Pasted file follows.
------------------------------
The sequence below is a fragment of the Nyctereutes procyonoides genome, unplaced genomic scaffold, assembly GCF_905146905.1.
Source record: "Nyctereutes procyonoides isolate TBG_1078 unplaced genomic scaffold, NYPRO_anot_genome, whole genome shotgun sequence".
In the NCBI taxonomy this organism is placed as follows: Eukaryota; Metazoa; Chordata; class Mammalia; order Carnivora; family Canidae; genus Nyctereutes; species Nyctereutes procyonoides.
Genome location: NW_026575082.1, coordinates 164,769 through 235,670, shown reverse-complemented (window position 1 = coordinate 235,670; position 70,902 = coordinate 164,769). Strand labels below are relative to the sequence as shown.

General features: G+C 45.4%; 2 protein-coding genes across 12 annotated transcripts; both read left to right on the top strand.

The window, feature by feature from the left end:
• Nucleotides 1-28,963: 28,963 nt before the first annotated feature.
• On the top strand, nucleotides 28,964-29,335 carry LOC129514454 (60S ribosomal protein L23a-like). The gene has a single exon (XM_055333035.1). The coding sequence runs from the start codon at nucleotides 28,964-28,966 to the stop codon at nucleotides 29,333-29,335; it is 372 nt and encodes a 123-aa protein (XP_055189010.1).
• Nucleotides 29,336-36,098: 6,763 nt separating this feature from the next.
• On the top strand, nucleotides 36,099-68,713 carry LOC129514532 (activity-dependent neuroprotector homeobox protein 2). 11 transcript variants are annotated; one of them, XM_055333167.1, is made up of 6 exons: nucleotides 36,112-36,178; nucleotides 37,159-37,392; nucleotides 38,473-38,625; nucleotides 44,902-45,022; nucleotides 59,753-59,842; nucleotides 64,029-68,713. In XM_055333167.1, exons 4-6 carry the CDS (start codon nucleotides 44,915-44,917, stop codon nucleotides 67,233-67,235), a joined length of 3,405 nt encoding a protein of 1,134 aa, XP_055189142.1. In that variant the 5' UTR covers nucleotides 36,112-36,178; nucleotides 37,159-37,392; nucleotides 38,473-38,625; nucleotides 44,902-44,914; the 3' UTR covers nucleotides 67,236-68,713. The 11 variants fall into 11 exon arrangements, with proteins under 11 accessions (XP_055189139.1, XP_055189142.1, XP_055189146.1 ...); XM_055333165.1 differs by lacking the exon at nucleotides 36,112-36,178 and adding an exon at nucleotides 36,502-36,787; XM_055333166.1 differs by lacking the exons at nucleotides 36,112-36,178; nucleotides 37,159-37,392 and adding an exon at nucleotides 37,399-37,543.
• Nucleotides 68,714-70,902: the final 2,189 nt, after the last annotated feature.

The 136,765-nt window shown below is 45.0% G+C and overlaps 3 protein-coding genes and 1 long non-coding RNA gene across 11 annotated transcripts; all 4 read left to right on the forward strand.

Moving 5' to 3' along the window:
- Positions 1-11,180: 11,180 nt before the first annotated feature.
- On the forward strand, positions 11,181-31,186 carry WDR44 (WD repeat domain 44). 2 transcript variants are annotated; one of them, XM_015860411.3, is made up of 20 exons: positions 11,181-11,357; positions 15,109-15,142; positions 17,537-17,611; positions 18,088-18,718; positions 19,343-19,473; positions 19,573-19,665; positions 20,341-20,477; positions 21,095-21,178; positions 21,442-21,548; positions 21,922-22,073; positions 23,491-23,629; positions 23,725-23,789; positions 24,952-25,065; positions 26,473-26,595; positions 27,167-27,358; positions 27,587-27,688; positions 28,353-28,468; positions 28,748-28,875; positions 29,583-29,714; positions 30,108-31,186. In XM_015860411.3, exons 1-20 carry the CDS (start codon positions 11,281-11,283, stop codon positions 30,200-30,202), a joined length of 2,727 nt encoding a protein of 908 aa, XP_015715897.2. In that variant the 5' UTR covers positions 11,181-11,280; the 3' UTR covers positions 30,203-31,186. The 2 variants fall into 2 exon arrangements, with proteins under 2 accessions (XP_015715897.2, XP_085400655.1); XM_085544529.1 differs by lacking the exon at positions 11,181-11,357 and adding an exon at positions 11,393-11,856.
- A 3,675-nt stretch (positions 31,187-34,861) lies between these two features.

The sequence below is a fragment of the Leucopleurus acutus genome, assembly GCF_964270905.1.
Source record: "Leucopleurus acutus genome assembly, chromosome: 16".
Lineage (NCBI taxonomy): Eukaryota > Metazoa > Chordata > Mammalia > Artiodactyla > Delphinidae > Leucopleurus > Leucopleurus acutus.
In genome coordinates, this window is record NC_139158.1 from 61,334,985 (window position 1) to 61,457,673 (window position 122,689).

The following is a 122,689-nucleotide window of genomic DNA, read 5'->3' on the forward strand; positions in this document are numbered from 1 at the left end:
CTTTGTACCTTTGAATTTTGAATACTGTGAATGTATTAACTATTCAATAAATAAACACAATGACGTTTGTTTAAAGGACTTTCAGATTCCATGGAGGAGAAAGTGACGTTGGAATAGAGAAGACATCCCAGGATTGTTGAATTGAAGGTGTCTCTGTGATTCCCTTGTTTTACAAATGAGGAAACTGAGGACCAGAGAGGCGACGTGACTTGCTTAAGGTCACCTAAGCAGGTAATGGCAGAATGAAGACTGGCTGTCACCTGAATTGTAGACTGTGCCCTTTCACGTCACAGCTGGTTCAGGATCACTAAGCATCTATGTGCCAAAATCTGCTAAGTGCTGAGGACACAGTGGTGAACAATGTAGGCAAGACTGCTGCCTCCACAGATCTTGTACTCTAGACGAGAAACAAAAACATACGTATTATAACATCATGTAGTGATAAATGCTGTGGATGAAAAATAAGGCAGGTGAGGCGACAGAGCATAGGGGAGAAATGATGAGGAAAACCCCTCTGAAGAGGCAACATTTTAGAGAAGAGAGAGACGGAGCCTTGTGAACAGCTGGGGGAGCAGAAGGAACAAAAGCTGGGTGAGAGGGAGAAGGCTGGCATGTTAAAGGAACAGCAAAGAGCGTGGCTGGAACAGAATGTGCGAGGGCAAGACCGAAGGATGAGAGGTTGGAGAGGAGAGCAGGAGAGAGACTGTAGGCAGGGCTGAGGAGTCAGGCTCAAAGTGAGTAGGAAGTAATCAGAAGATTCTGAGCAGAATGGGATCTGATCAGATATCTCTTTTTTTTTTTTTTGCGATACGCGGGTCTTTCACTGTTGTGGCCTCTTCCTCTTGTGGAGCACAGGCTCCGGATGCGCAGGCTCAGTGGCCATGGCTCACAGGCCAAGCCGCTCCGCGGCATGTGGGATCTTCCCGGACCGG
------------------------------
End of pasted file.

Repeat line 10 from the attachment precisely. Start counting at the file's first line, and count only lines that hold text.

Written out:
• On the top strand, nucleotides 36,099-68,713 carry LOC129514532 (activity-dependent neuroprotector homeobox protein 2). 11 transcript variants are annotated; one of them, XM_055333167.1, is made up of 6 exons: nucleotides 36,112-36,178; nucleotides 37,159-37,392; nucleotides 38,473-38,625; nucleotides 44,902-45,022; nucleotides 59,753-59,842; nucleotides 64,029-68,713. In XM_055333167.1, exons 4-6 carry the CDS (start codon nucleotides 44,915-44,917, stop codon nucleotides 67,233-67,235), a joined length of 3,405 nt encoding a protein of 1,134 aa, XP_055189142.1. In that variant the 5' UTR covers nucleotides 36,112-36,178; nucleotides 37,159-37,392; nucleotides 38,473-38,625; nucleotides 44,902-44,914; the 3' UTR covers nucleotides 67,236-68,713. The 11 variants fall into 11 exon arrangements, with proteins under 11 accessions (XP_055189139.1, XP_055189142.1, XP_055189146.1 ...); XM_055333165.1 differs by lacking the exon at nucleotides 36,112-36,178 and adding an exon at nucleotides 36,502-36,787; XM_055333166.1 differs by lacking the exons at nucleotides 36,112-36,178; nucleotides 37,159-37,392 and adding an exon at nucleotides 37,399-37,543.